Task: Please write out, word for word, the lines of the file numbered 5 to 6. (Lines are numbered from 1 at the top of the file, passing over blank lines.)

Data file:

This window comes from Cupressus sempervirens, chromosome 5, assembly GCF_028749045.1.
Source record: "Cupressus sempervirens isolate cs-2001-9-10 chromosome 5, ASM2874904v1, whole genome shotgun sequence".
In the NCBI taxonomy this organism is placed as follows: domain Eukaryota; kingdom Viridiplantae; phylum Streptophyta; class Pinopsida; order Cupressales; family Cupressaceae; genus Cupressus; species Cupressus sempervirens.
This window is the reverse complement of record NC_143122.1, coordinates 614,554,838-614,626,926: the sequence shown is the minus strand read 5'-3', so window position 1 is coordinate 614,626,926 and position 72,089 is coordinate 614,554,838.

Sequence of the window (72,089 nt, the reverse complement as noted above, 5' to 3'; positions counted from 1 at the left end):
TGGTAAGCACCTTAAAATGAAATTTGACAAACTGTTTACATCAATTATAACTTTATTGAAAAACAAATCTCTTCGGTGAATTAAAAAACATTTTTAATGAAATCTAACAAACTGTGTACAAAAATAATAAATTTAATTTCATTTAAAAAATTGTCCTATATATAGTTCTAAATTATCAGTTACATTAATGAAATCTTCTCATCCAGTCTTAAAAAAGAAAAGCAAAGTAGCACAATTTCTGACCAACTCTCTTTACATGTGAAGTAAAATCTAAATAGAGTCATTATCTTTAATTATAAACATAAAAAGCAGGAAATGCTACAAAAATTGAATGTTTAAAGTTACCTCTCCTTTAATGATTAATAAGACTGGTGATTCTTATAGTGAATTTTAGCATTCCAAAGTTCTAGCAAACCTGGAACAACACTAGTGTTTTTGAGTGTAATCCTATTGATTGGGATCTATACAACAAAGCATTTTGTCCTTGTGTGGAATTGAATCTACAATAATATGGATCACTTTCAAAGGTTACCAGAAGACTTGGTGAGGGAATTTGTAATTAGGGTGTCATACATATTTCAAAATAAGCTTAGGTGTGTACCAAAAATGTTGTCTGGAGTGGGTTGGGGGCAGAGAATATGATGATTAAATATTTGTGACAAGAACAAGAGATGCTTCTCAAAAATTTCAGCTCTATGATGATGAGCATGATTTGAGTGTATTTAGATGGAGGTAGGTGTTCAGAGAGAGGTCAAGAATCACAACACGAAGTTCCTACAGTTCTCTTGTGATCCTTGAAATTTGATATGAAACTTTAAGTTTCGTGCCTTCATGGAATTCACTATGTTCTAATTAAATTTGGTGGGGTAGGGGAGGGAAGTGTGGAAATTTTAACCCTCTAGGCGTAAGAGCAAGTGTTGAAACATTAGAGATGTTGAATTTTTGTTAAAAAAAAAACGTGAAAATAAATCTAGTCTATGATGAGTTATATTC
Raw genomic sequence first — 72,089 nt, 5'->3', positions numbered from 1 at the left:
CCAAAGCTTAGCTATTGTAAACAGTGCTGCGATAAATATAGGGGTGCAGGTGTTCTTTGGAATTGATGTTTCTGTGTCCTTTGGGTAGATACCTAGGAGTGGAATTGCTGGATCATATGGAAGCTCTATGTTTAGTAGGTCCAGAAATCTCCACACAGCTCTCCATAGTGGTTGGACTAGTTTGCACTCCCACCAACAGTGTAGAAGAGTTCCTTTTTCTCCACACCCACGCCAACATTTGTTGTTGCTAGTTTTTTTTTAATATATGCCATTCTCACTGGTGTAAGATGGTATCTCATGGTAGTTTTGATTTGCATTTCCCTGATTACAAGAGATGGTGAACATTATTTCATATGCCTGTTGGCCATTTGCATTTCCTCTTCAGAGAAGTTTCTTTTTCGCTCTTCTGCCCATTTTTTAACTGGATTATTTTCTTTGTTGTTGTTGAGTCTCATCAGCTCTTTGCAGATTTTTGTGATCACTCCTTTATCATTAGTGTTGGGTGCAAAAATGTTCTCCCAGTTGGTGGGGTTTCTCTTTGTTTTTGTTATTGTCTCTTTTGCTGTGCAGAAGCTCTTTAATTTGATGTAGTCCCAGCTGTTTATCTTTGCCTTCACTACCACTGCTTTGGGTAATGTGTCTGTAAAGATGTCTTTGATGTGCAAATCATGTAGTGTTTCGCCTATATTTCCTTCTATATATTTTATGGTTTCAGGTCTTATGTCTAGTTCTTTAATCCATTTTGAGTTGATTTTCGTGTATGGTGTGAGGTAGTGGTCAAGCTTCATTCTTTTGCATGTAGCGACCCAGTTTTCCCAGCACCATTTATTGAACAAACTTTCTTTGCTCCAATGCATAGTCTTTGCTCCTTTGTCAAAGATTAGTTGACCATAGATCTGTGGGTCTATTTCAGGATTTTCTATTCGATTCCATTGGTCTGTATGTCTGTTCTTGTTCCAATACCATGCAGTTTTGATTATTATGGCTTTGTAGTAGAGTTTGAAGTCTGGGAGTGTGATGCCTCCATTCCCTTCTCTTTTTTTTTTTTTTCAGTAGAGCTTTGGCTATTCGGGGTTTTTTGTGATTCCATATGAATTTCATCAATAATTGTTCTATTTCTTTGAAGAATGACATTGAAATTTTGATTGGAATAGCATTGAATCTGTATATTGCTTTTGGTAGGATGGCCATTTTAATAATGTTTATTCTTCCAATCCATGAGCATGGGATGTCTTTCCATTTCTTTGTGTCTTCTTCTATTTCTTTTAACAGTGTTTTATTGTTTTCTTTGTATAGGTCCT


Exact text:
Sequence of the window (72,089 nt, the reverse complement as noted above, 5' to 3'; positions counted from 1 at the left end):
TGGTAAGCACCTTAAAATGAAATTTGACAAACTGTTTACATCAATTATAACTTTATTGAAAAACAAATCTCTTCGGTGAATTAAAAAACATTTTTAATGAAATCTAACAAACTGTGTACAAAAATAATAAATTTAATTTCATTTAAAAAATTGTCCTATATATAGTTCTAAATTATCAGTTACATTAATGAAATCTTCTCATCCAGTCTTAAAAAAGAAAAGCAAAGTAGCACAATTTCTGACCAACTCTCTTTACATGTGAAGTAAAATCTAAATAGAGTCATTATCTTTAATTATAAACATAAAAAGCAGGAAATGCTACAAAAATTGAATGTTTAAAGTTACCTCTCCTTTAATGATTAATAAGACTGGTGATTCTTATAGTGAATTTTAGCATTCCAAAGTTCTAGCAAACCTGGAACAACACTAGTGTTTTTGAGTGTAATCCTATTGATTGGGATCTATACAACAAAGCATTTTGTCCTTGTGTGGAATTGAATCTACAATAATATGGATCACTTTCAAAGGTTACCAGAAGACTTGGTGAGGGAATTTGTAATTAGGGTGTCATACATATTTCAAAATAAGCTTAGGTGTGTACCAAAAATGTTGTCTGGAGTGGGTTGGGGGCAGAGAATATGATGATTAAATATTTGTGACAAGAACAAGAGATGCTTCTCAAAAATTTCAGCTCTATGATGATGAGCATGATTTGAGTGTATTTAGATGGAGGTAGGTGTTCAGAGAGAGGTCAAGAATCACAACACGAAGTTCCTACAGTTCTCTTGTGATCCTTGAAATTTGATATGAAACTTTAAGTTTCGTGCCTTCATGGAATTCACTATGTTCTAATTAAATTTGGTGGGGTAGGGGAGGGAAGTGTGGAAATTTTAACCCTCTAGGCGTAAGAGCAAGTGTTGAAACATTAGAGATGTTGAATTTTTGTTAAAAAAAAAACGTGAAAATAAATCTAGTCTATGATGAGTTATATTC